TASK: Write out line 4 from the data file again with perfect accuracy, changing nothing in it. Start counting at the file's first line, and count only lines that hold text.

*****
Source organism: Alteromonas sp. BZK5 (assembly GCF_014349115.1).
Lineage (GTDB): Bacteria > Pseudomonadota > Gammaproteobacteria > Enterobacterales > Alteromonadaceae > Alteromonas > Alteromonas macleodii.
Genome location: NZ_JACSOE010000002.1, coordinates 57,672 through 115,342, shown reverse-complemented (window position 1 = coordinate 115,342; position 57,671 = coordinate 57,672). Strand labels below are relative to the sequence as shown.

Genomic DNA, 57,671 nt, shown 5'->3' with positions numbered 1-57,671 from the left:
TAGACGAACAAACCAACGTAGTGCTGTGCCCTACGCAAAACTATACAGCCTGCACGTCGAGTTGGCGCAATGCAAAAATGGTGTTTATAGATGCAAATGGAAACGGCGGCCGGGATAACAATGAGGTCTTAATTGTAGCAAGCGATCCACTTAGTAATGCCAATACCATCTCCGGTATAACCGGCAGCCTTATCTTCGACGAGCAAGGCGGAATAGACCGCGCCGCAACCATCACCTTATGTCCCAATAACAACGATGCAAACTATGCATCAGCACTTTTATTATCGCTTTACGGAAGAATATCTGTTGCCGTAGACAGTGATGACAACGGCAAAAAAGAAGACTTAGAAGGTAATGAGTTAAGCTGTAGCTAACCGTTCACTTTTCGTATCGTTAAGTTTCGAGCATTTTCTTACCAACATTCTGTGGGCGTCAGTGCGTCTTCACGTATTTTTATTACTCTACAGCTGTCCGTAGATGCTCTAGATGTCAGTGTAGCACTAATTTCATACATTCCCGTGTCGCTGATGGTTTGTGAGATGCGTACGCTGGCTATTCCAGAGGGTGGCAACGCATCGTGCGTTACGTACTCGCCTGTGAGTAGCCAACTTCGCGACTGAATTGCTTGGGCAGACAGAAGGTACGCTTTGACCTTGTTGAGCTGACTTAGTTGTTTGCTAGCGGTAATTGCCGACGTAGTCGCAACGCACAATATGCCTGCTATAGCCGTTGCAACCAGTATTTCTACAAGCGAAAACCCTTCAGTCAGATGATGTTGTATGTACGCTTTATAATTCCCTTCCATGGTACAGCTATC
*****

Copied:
Genomic DNA, 57,671 nt, shown 5'->3' with positions numbered 1-57,671 from the left: